As revealed by ptc mutants, an early site of Ptc activity is the neural tube, where Shh and Ptc act antagonistically to determine cell fates. Shh induces the floor plate and motor neurons in the ventral neural tube (18). These cell types fail to form inShh mutants (19). Large amounts of Shh produced by the notochord may induce floor plate by completely inactivating Ptc (18). If so, elimination of ptc function might cause floor plate differentiation throughout the neural tube. Prospective floor plate cells transcribe the forkhead transcription factor HNF3β first and then Shh itself (18). In E8.5 ptc mutants, transcription ofHNF3β and Shh was expanded dorsally (Fig.3, A to C). Ectopic Shhexpression was most extensive in the anterior, where transcripts could be detected throughout the neurepithelium (Fig. 3, B and C). Cells in this region were in a single layer with basal nuclei, like floor plate cells that are normally restricted to the ventral midline (Fig. 3, D and E). Expression of the lateral neural tube marker Pax6(20) was completely absent from ptc mutant embryos, suggesting that only ventral, and not ventrolateral, cell fates are specified (Fig. 3, F and G).

Figure 3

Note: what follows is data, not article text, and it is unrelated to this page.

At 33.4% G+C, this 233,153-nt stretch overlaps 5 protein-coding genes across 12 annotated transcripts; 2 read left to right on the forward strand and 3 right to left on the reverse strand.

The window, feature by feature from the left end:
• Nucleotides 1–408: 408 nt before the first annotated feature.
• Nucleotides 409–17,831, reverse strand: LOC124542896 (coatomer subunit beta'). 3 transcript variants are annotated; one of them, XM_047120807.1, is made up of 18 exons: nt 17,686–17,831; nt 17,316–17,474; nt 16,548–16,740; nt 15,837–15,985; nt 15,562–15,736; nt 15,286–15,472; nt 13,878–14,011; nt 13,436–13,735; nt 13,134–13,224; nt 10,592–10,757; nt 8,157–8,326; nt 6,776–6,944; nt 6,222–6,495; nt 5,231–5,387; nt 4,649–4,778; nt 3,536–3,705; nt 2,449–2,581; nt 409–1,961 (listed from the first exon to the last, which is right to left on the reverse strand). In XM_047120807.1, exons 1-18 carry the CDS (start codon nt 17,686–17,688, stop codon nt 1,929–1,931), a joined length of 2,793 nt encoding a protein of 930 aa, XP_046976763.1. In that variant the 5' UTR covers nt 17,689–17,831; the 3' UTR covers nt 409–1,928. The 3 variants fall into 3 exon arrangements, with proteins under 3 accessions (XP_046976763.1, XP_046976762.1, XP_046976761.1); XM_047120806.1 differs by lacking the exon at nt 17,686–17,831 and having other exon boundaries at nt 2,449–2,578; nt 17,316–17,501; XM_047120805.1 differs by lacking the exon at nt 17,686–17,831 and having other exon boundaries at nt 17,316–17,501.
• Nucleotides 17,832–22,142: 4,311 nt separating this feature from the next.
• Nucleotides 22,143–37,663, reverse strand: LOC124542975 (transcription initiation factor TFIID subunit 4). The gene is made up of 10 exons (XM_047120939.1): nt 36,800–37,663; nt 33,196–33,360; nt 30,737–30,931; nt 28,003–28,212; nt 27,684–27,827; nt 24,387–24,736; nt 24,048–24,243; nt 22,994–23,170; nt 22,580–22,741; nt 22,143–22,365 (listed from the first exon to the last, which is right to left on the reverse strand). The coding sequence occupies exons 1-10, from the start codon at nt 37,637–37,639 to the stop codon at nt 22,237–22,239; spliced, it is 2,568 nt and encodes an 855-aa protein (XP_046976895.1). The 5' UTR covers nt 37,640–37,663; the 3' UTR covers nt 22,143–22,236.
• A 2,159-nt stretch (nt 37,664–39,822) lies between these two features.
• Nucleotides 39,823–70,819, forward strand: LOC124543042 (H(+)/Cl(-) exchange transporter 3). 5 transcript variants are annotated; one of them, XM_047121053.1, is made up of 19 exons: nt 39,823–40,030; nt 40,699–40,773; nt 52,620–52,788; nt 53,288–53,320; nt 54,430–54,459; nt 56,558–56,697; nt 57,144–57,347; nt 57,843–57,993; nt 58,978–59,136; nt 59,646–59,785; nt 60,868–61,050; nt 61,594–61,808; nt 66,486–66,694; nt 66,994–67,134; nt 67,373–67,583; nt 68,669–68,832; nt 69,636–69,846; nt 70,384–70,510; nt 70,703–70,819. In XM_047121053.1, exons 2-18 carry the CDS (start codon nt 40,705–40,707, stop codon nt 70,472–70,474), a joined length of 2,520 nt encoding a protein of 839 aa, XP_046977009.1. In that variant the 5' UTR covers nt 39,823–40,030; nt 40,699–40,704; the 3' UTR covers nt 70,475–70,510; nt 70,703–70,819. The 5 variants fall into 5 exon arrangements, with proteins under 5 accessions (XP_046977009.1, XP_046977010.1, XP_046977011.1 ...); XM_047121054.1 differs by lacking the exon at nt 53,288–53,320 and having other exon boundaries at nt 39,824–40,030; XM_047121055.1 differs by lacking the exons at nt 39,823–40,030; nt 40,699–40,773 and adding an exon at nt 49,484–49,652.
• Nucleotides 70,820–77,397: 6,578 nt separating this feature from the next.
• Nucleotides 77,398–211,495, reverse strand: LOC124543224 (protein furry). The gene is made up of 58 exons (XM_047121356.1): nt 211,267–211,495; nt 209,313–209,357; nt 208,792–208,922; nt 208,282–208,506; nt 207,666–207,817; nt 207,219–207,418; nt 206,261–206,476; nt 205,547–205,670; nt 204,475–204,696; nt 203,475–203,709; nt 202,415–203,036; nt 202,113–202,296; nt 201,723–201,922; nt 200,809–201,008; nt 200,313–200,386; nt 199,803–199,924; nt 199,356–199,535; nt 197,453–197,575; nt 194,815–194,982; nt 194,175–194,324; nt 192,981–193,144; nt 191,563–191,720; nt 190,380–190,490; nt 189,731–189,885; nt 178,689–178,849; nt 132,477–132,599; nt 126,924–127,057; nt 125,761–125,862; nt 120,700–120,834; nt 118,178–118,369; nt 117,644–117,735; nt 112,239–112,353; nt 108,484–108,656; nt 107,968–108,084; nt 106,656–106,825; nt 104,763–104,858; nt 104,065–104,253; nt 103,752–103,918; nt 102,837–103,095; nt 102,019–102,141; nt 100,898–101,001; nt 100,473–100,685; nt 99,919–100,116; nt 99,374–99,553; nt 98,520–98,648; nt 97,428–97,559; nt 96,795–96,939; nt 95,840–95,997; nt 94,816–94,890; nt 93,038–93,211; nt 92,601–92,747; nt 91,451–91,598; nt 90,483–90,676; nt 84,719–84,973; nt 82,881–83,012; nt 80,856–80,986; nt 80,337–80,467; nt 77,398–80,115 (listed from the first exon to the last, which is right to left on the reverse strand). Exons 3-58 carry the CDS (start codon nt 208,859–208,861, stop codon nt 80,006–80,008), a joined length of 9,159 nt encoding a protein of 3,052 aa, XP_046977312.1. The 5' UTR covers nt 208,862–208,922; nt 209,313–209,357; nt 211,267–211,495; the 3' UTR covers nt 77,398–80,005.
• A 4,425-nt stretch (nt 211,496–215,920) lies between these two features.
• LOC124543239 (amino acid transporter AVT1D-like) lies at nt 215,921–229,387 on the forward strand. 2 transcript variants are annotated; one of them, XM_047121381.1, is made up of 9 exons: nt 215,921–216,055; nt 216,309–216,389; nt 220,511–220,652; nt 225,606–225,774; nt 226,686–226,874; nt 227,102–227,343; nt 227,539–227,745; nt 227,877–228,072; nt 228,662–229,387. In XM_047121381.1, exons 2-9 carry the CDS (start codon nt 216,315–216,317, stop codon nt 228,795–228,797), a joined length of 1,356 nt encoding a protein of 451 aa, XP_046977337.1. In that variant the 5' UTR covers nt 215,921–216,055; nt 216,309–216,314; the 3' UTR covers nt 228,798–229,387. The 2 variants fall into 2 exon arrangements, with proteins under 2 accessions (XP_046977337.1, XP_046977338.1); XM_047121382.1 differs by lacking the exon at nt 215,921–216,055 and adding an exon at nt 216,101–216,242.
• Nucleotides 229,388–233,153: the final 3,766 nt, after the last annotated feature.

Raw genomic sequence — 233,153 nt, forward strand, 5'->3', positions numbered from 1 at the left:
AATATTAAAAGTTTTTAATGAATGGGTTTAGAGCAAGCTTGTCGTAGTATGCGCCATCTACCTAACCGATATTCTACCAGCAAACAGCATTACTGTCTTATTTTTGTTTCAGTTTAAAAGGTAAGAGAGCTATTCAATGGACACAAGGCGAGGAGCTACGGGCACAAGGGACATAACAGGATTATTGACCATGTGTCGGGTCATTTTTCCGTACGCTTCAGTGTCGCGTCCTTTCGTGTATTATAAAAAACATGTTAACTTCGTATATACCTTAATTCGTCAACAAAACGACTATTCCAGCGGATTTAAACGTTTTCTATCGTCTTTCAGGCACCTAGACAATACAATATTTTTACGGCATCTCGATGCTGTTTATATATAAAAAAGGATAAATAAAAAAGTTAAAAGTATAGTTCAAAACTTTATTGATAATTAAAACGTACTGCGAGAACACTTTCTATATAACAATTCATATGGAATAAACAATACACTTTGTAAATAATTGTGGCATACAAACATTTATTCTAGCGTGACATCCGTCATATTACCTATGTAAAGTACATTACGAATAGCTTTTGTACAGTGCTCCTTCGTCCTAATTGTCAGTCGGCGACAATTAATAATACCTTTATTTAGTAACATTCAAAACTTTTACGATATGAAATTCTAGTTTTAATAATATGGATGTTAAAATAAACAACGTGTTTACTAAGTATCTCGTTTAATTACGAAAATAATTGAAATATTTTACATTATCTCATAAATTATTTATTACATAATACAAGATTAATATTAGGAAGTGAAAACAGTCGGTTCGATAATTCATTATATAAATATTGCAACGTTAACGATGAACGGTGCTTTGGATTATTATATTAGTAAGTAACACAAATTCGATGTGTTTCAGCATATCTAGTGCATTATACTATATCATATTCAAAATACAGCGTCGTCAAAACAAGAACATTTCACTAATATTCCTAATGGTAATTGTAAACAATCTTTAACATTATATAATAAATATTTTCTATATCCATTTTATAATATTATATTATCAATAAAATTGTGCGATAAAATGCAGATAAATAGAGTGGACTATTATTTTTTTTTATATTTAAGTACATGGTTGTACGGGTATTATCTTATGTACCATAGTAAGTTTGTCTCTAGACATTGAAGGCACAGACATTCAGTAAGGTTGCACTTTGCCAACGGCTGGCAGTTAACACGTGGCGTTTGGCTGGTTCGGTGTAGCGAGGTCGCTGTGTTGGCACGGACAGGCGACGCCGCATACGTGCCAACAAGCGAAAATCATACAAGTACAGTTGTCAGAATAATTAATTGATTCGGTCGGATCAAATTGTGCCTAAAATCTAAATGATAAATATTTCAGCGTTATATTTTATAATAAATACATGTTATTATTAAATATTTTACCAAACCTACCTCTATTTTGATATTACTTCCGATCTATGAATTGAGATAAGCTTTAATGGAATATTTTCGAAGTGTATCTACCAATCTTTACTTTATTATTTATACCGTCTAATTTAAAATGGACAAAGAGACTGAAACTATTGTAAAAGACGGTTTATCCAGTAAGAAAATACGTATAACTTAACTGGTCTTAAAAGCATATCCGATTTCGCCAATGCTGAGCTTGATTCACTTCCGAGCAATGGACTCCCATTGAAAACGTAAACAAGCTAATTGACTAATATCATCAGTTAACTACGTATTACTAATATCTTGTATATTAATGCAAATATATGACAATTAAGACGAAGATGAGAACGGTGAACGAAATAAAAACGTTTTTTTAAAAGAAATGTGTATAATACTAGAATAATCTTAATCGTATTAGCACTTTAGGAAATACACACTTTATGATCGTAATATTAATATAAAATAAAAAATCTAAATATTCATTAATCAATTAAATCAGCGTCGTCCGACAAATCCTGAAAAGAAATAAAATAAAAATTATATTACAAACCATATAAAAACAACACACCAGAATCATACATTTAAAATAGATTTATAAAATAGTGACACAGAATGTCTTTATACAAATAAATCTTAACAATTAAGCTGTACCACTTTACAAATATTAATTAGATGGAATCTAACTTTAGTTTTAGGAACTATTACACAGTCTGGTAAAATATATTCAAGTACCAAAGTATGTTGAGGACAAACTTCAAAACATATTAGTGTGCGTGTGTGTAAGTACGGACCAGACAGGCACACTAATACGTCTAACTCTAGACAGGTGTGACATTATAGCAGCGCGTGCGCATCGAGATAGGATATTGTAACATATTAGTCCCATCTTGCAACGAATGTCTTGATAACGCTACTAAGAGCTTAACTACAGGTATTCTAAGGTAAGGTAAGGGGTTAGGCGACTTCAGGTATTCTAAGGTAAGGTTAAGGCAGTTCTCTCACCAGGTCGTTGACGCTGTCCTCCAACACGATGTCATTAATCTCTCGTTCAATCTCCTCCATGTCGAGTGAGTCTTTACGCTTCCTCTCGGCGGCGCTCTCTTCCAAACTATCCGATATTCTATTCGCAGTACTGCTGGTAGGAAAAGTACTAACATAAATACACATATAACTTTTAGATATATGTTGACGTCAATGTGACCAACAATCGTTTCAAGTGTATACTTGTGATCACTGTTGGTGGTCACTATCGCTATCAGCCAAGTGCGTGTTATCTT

Ventralization of the neural tube inptc –/– embryos. (A) Lateral view of E8.5 ptc +/– andptc –/–embryos hybridized with aHNF3β probe. Expression is expanded dorsally in the mutant. (B and C) Transverse sections through the hindbrain of E8.5 wild-type (B) andptc –/– (C) embryos hybridized with35S-labeled Shh probe (8).Shh is expressed in the floor plate (fp) and notochord (nc) of the wild-type embryo and is greatly expanded in the ptcmutant. g, gut. (D and E) Hematoxylin and eosin stained transverse sections through the hindbrain of wild-type (D) andptc –/– (E) E8.5 embryos. Bottle-shaped cells with basal nuclei are indicated by arrows. (F andG) Transverse sections through E8.5 wild type (F) and ptc –/– (G) embryos hybridized with aPax6 probe show the absence of expression in theptc +/− mutant. (H) Dorsal view of E8.25 to E8.5 embryos hybridized with a Pax3 probe. Because of the kinking in the neural tube, the ptc –/–embryo is curled on itself. Weak Pax3 expression is seen in the posterior dorsal neural tube of theptc –/– embryo (bottom, arrow). (Iand J) Transverse sections through E8.5 wild-type (I) andptc –/–(J) embryos hybridized with a Pax3 probe. Pax3 is expressed in the dorsal neural tube (nt) and dermamyotome (dm) in the wild-type but is present only in a small dorsal domain of the mutant neural tube; s, somite. (K and L) Lateral views of E9 wild-type (K) and E8.5 ptc −/− (L) embryos hybridized with an erb-b3 probe. Staining is seen in migrating neural crest in the head and somites of wild type but not mutant embryos (red arrows). Weak staining in the head, heart, and gut (black arrows) is background or non–neural crest related. (M) Lateral view of wild-type (top) andptc –/– (bottom) embryos hybridized with anNkx2.1 probe. The body of the mutant is twisted.Nkx2.1 expression is limited to the anterior but is expanded dorsally in the mutant. (N) Lateral view of E8.5ptc +/– and ptc –/–embryos hybridized with a hoxb1 probe. Loss of expression in rhombomere four is indicated by the asterisks. In all transverse sections, dorsal is up. In (A), (K), (L), and (N), anterior is up and dorsal is to the right. In (H) and (M), anterior is to the left. Magnifications: (A), (H), (K), and (L), ∼×16; (B) and (C), ∼×100; (D) and (E), ∼×364; (F), (G), (I), and (J), ∼×160; (M) and (N), ∼×11.